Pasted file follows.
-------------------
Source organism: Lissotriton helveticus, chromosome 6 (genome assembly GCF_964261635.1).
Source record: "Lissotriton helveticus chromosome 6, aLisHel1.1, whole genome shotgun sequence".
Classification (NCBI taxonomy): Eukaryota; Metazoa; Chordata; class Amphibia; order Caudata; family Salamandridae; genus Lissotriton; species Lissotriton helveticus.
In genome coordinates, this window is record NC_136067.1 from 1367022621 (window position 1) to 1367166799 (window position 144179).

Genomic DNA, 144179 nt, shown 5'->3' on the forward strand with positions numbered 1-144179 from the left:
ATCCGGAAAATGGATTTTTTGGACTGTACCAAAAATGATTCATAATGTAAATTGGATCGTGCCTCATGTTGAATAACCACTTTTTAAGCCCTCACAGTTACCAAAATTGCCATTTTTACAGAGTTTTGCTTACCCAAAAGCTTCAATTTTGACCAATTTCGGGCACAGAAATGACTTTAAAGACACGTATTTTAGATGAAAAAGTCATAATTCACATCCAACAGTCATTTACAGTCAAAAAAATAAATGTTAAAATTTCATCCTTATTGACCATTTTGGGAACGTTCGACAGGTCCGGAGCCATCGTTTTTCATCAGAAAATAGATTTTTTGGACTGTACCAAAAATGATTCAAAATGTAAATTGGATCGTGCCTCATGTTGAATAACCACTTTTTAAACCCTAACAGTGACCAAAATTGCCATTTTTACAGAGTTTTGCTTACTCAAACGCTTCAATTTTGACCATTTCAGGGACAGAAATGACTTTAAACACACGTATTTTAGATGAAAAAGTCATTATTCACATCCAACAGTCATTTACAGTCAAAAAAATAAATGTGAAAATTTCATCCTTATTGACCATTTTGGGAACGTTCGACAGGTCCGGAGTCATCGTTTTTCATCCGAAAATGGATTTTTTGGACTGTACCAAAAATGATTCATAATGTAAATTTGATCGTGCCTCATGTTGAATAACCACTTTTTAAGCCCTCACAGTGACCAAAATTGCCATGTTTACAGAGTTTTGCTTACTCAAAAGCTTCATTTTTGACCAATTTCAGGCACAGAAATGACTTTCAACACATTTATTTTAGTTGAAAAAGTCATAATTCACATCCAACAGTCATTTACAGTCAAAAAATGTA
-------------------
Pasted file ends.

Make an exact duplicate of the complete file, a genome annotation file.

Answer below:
Source organism: Lissotriton helveticus, chromosome 6 (genome assembly GCF_964261635.1).
Source record: "Lissotriton helveticus chromosome 6, aLisHel1.1, whole genome shotgun sequence".
Classification (NCBI taxonomy): Eukaryota; Metazoa; Chordata; class Amphibia; order Caudata; family Salamandridae; genus Lissotriton; species Lissotriton helveticus.
In genome coordinates, this window is record NC_136067.1 from 1367022621 (window position 1) to 1367166799 (window position 144179).

Genomic DNA, 144179 nt, shown 5'->3' on the forward strand with positions numbered 1-144179 from the left:
ATCCGGAAAATGGATTTTTTGGACTGTACCAAAAATGATTCATAATGTAAATTGGATCGTGCCTCATGTTGAATAACCACTTTTTAAGCCCTCACAGTTACCAAAATTGCCATTTTTACAGAGTTTTGCTTACCCAAAAGCTTCAATTTTGACCAATTTCGGGCACAGAAATGACTTTAAAGACACGTATTTTAGATGAAAAAGTCATAATTCACATCCAACAGTCATTTACAGTCAAAAAAATAAATGTTAAAATTTCATCCTTATTGACCATTTTGGGAACGTTCGACAGGTCCGGAGCCATCGTTTTTCATCAGAAAATAGATTTTTTGGACTGTACCAAAAATGATTCAAAATGTAAATTGGATCGTGCCTCATGTTGAATAACCACTTTTTAAACCCTAACAGTGACCAAAATTGCCATTTTTACAGAGTTTTGCTTACTCAAACGCTTCAATTTTGACCATTTCAGGGACAGAAATGACTTTAAACACACGTATTTTAGATGAAAAAGTCATTATTCACATCCAACAGTCATTTACAGTCAAAAAAATAAATGTGAAAATTTCATCCTTATTGACCATTTTGGGAACGTTCGACAGGTCCGGAGTCATCGTTTTTCATCCGAAAATGGATTTTTTGGACTGTACCAAAAATGATTCATAATGTAAATTTGATCGTGCCTCATGTTGAATAACCACTTTTTAAGCCCTCACAGTGACCAAAATTGCCATGTTTACAGAGTTTTGCTTACTCAAAAGCTTCATTTTTGACCAATTTCAGGCACAGAAATGACTTTCAACACATTTATTTTAGTTGAAAAAGTCATAATTCACATCCAACAGTCATTTACAGTCAAAAAATGTA